Climate change could make much of the Arctic unsuitable for millions of migratory birds that travel north to breed each year, according to a new international study published today in Global Change Biology.
CEED researcher researcher Hannah Wauchope, based at the University of Queensland's School of Biological Sciences said that suitable breeding conditions for Arctic shorebirds could collapse by 2070.
If you have ever pondered this question,see what Prof Hugh Possingham, CEED's Director had to say at BrisScience 2016 recently - YouTube
Recent research published by Dr Jessie Wells & colleagues in Environmental Research Letters is one of the first to gather data on flooding in Indonesian Borneo. Over 360 interviews were conducted and news archives examined to analyse the impact of flooding on lives, livelihoods and the environment.
A YouTube video has also been produced on this work.
See the full publications online HERE
A six-year collaboration between the Malaysian Government and CEED researchers from the University of Queensland has resulted in the creation of Malaysia's biggest marine protected area.
CEED research associate Dr Carissa Klein said the marine region at the northern tip of Borneo was globally significant for its marine life and diverse habitats including coral reefs, mangroves and seagrass, and threatened species including dugong, and sea turtles.
People who visit parks for 30 minutes or more each week are much less likely to have high blood pressure or poor mental health than those who don't, according to new research by Australian and UK environmental scientists.
Conservation covenants are an increasingly popular strategy for conserving biodiversity on private land but how effective are they? New research involving CEED, RMIT and The Nature Conservancy has revealed there’s much to commend these agreements in Australia but there’s also some work we need to do to ensure their effectiveness.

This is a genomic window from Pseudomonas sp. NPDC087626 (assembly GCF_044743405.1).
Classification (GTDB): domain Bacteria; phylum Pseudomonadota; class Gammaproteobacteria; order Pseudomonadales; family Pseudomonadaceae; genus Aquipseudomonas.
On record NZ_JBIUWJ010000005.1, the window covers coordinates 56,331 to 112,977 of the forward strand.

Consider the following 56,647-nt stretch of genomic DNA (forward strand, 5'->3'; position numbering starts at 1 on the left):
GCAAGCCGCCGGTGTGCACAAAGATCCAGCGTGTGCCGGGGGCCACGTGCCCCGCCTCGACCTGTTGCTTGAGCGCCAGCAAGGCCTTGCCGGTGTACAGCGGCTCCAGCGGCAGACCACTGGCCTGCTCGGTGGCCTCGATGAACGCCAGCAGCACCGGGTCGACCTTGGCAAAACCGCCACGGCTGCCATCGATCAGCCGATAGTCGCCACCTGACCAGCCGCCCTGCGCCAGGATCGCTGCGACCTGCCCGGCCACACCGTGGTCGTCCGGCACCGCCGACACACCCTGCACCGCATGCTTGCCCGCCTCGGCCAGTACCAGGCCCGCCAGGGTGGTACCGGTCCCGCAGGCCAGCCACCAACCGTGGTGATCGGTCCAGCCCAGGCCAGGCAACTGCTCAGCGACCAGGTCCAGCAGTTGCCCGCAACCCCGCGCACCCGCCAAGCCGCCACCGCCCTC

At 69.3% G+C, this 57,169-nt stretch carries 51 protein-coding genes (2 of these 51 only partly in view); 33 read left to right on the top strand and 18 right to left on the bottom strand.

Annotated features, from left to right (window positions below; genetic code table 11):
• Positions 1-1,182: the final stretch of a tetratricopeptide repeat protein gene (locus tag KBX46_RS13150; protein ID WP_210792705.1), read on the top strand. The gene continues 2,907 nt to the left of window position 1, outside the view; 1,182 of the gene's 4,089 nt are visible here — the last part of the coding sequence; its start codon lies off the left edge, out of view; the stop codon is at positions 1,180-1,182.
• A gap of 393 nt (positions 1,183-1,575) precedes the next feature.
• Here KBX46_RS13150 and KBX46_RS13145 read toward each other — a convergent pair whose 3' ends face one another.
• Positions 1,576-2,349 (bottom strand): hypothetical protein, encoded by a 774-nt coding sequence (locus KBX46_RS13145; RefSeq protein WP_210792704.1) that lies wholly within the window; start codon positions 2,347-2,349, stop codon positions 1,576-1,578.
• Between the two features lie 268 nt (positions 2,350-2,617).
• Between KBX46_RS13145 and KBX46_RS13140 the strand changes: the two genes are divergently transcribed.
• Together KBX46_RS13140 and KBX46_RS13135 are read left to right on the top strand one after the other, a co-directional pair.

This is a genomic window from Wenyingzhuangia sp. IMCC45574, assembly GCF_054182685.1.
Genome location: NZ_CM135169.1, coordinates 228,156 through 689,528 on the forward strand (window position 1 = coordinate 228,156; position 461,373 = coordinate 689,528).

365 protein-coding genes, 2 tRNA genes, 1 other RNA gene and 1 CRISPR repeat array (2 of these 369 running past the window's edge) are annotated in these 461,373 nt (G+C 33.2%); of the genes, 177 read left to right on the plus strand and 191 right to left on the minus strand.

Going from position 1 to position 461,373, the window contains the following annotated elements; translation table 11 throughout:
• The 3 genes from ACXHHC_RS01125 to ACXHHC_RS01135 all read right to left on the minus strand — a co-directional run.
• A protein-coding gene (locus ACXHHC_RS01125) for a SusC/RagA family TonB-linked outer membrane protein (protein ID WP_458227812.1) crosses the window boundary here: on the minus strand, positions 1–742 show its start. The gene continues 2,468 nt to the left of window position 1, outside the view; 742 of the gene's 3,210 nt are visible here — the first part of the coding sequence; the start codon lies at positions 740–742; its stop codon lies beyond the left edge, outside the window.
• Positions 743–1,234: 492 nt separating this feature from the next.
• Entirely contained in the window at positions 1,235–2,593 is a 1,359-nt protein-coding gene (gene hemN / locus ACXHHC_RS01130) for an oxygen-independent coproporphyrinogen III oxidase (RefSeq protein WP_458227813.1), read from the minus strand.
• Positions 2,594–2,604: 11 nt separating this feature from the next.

“There’s a growing trend in many parts of the world for land owners to enter into conservation covenants,” says Mat Hardy, the RMIT scientist leading the research on covenants.
Researchers including University of Queensland and Centre of Excellence for Environmental Decisions (CEED) scientists have discovered a handful of “bright spots” among the world’s embattled coral reefs, offering the promise of a radical new approach to conservation.
In one of the largest global studies of its kind, the researchers conducted more than 6000 reef surveys in 46 countries, and discovered 15 ‘bright spots’ – places where against all the odds, there were a lot more fish on coral reefs than expected...read more
Photo: Tane Sinclair-Taylor.
There’s a lot of talk about developing Australia’s north, of doubling the agricultural output of this region and pouring billions of dollars into new infrastructure such as irrigation. But what about the natural values of this region and it’s potential for carbon storage today and into the future? Can we develop the north and still retain these other values?
A new analysis by spatial ecologists including CEED researchers has found agricultural development could have profound impacts on biodiversity OR a relatively light impact, it all depends on how and where it’s done. If managers and decision makers want our sweeping northern savannas to serve multiple purposes then they need to plan strategically for them.
Press Release - for immediate release 9 June 2016.
Gathering evidence on the impact of Kenya’s record-breaking ivory burn on elephant conservation should be an urgent priority according to four University of Queensland scientists.
Dr Duan Biggs from the ARC Centre of Excellence for Environmental Decisions (CEED) said the ivory burns and stockpile destruction had increased by more than 600 per cent since 2011, with Kenya burning a record-breaking 105 tonnes of ivory on 30 April, valued at up to US$220 million on the black market.